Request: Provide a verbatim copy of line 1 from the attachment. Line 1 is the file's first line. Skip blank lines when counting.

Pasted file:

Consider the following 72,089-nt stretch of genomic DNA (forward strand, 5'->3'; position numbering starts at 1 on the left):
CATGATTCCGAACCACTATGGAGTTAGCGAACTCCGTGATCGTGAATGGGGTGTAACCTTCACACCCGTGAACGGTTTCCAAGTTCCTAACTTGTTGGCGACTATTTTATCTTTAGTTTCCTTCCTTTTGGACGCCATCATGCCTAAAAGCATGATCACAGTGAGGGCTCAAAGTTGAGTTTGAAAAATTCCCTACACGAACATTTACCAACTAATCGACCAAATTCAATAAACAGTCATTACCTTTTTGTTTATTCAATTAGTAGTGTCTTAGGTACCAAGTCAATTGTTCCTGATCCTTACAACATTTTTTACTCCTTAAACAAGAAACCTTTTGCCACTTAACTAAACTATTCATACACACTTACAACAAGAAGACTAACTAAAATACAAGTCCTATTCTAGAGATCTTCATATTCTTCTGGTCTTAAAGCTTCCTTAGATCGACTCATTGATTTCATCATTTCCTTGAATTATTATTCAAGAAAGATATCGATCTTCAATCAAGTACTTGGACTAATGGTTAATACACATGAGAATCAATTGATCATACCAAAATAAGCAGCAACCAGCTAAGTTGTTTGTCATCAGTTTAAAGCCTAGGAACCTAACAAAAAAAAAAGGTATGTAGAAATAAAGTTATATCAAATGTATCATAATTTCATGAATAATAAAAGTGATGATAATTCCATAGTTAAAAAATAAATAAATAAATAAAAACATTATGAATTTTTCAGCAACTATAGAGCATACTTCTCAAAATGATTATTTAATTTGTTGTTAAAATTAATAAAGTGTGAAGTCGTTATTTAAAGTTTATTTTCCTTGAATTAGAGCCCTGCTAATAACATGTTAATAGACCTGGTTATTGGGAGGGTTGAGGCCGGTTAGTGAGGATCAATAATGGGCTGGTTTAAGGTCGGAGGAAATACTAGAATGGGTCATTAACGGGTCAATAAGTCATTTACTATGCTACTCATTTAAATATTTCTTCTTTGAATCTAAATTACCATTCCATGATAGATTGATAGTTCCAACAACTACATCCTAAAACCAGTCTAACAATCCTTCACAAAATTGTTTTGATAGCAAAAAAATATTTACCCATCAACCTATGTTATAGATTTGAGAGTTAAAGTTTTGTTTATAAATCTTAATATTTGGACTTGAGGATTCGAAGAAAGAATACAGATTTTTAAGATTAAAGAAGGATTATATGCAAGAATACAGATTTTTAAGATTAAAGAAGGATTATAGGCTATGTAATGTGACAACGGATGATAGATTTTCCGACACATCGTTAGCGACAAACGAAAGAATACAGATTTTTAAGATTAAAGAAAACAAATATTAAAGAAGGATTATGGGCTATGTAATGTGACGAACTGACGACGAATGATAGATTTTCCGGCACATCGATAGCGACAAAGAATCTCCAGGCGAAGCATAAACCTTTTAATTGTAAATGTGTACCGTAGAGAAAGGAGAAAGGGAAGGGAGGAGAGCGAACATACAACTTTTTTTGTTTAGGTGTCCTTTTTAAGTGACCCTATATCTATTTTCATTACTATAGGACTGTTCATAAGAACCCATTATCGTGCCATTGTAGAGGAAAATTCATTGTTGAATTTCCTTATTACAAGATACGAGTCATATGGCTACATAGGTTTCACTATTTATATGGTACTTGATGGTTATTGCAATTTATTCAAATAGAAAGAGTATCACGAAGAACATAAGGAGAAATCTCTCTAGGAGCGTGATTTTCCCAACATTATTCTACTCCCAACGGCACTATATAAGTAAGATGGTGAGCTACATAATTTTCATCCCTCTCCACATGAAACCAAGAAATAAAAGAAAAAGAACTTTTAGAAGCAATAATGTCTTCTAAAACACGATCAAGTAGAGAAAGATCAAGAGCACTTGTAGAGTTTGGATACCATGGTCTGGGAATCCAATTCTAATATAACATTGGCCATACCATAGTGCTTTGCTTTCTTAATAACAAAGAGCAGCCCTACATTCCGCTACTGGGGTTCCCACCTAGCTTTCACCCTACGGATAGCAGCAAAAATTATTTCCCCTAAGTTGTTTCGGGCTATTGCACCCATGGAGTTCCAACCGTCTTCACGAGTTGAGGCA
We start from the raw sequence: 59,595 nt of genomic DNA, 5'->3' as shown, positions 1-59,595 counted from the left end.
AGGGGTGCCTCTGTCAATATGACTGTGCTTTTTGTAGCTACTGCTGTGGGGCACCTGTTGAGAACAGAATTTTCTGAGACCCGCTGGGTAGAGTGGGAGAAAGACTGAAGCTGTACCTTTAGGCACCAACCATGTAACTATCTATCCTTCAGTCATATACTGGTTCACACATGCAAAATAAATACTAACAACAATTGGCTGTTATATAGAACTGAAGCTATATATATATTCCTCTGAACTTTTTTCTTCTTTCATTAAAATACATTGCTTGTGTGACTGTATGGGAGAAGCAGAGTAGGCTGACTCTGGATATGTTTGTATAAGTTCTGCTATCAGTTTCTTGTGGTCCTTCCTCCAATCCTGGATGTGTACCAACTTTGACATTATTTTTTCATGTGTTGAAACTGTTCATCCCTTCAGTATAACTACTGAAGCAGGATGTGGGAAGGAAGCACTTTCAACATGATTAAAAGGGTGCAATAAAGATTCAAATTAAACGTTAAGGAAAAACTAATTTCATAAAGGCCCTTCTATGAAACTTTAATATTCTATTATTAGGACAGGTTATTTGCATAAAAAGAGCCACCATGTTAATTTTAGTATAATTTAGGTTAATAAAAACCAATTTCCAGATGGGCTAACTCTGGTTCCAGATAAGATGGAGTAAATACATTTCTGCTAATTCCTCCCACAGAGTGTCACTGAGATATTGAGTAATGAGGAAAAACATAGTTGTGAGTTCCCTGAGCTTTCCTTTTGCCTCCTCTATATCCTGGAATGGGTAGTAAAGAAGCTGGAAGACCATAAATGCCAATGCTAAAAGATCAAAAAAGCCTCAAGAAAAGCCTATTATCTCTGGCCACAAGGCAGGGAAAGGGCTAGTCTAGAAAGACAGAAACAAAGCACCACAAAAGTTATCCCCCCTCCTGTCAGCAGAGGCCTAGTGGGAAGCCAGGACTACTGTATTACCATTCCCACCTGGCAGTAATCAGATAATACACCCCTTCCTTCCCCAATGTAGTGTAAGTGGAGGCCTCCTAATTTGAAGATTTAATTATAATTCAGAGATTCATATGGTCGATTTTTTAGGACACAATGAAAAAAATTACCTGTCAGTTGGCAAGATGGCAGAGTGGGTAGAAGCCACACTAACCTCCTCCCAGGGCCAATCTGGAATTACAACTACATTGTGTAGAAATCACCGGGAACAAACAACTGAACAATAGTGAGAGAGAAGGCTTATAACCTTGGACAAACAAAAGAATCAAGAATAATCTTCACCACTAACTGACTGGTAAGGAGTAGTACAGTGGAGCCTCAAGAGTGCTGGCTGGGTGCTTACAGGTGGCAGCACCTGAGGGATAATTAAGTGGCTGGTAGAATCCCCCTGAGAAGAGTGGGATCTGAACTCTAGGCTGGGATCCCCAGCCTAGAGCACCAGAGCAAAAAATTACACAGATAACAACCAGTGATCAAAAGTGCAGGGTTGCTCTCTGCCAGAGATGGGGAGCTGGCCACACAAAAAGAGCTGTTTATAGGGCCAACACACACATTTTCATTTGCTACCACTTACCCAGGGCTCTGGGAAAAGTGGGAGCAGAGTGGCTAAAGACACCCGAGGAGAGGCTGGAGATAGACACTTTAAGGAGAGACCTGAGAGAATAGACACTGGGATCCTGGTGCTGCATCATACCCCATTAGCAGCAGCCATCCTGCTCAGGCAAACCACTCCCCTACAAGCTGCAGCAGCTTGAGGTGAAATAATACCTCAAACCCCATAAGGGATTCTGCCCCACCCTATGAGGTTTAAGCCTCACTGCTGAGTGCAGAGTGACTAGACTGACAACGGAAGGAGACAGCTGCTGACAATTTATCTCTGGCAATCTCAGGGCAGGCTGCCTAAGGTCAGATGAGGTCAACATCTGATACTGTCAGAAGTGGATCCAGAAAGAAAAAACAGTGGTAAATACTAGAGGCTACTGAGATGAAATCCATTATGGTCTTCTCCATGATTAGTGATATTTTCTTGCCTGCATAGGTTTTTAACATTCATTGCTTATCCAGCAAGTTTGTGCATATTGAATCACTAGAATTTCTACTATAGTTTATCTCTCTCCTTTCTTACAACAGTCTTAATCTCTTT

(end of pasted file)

Consider the following 72,089-nt stretch of genomic DNA (forward strand, 5'->3'; position numbering starts at 1 on the left):